Academy girls with Exotic Animals

April 27, 2017

This+is+Zigzag%2C+Emily+Bash%27s+bearded+dragon+who+enjoys+roaming+around+as+part+of+his+curious+nature.+

Photo Credit: Emily Bash (used with permission)

This is Zigzag, Emily Bash’s bearded dragon who enjoys roaming around as part of his curious nature.

Although Academy girls may seem to have normal hobbies and interests on the outside, they have some really crazy animal interests at heart. From sugar gliders to bearded dragons here are Academy girls’ most exotic pets..

Freshman, Kennedy Wilson, has fourteen chickens, horses, snakes and lizards.

Kennedy said, “This chickens name is Bouncer. We named her that because whenever we brought her treats she would jump up to our hands and grab the treats.”

Photo Credit: Kennedy Wilson (used with permission)
Kennedy’s family is very fond of their chickens and do not eat them, just their eggs.

 

Photo Credit: Kennedy Wilson (used with permission)
Kennedy said, “This Kenyan Sand Boa is named Oreo, he is two years old and about two feet long.”

Freshman, Emily Nash has a bearded dragon named Zigzag who loves to eat apples, lettuce, and crickets.

Photo Credit: Emily Nash (used with permission)
Nash said, “We used to have two bearded dragons and they ended up having babies and we were surprised with 20 bearded dragons all at once but we gave them to other people.”

Sophomore, Rachel Porter, houses many animals because her mother is an animal rehabber, so she has seen her fair share of exotic animals.

Photo Credit: Rachel Porter (used with permission)
This eagle was one of the rarest animals that Porters mother encountered in her career as an animal rehabber.

 

Photo Credit: Rachel Porter (used with permission)
This rescued fox finds comfort in a makeshift bed made out of towels and blankets.
Photo Credit: Rachel Porter (used with permission)
This young bobcat named Kitchi comes out from under her temporary bed made with the help of Porter and her mother.
Photo Credit: Rachel Porter (used with permission)
Porter puts Olivia, the otter, next to a stuffed otter showing that real otters could not get any cuter.
Photo Credit: Rachel Porter (used with permission)
Porter is helping drop feed this rescued hummingbird.

Sophomore, Gloria Bufano, used to have many cool animals when she was younger making her childhood very interesting. Her favorite pet was her Sugar glider who was named Chica. 

Bufano said, “I used to have a bearded dragon named Reptar and a leopard gecko named Ursafit along with Chica, my sugar glider.

Photo Credit: Gloria Bufano (used with permission) China enjoyed crawling and jumping or gliding around Bufano’s arms and shoulders.

Freshman, Sophia Arnold, has a pet holland lop bunny which are known for their excessively long and floppy ears.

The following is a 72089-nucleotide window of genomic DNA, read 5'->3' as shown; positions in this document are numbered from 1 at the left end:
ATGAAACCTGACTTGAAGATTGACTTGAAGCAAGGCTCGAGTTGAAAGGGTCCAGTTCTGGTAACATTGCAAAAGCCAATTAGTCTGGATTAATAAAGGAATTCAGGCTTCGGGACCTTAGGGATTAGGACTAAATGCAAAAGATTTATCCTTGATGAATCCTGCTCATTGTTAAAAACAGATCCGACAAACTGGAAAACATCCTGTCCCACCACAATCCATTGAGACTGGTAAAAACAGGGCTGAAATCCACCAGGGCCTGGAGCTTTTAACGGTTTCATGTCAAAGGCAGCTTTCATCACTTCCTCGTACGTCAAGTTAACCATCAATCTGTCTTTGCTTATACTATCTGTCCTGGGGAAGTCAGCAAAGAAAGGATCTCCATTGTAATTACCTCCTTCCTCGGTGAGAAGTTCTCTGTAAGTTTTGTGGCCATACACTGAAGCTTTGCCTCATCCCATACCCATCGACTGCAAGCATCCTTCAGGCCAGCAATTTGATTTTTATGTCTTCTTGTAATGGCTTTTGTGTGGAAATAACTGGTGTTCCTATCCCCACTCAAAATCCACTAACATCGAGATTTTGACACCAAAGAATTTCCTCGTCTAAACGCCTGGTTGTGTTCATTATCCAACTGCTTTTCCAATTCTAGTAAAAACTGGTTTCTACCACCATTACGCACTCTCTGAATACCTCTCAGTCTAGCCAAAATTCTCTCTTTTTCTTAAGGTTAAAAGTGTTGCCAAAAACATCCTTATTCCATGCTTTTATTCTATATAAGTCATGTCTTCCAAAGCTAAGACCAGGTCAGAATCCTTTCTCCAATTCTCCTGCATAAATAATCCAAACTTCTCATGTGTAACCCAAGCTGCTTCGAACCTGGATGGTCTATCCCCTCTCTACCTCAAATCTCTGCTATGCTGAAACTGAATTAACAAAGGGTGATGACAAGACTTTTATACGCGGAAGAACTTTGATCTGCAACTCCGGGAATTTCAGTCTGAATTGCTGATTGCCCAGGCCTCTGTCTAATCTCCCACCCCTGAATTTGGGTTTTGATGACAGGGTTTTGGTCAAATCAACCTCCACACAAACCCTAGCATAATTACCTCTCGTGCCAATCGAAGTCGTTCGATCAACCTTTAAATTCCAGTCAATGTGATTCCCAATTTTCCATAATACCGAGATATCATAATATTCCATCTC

Arnold said, “He is really funny which is rare in rabbits, most of them just sit and eat. He is really cute because he has floppy ears and he kind of looks like a very small dog.”

Photo Credit: Sophia Arnold (used with permission)
The fluffy bundle of joy is named Golden Versace but goes by bunny.

Junior Elizabeth Diaz has a Peruvian hairless dog named Fifi which she got when she went to visit family in Peru.

Diaz said, “When we got her she was two months old and couldn’t bring her back with us due to Peruvian laws involving the dog breed. It was not until six months that we were able to bring her home.”

Photo Credit: Elizabeth Diaz (used with permission)
Diaz describes Fifi as very hyper and rough but extremely sweet.

Junior, Elena Schillinger, has two birds, a budgie and a finch who are very hyperactive and embody unique personalities.

Elena said, “When I take Dill out of cage he sometimes goes a little crazy and flies to random places so I have a series of pictures of him in strange places.”

Dill’s full name is actually Dillard Pickle Schillinger, but he goes by Dill for short. He’s a pretty shy bird and won’t come out of his cage if people are around. When he does come out, he will hang out on Schillinger’s finger and watch everything going on around him.

Schillinger said, “He gets pretty loud when a lot is going on in the house, because he will mimic the volume of his surroundings. I’m still working on having him learn to talk but he isn’t very social; it’s hard to get him to interact with people. Sometimes when I let him out of his cage, he’ll fly around and land somewhere funny so I have a lot of pictures of him in funny places like my brother’s head or on top of a picture frame.”

 

Photo Credit: Elena Schillinger (used with permission)
Schillinger said, “Finches can’t be hand tamed so he just lives in my room in a huge cage. When he had a smaller cage he used to escape all the time because he’s so tiny and he can easily fit through the bars of his cage. It’s nearly impossible to catch him once he’s out because he is so fast and he fits in any small space so now I keep a net in my room just in case he gets out.”

 

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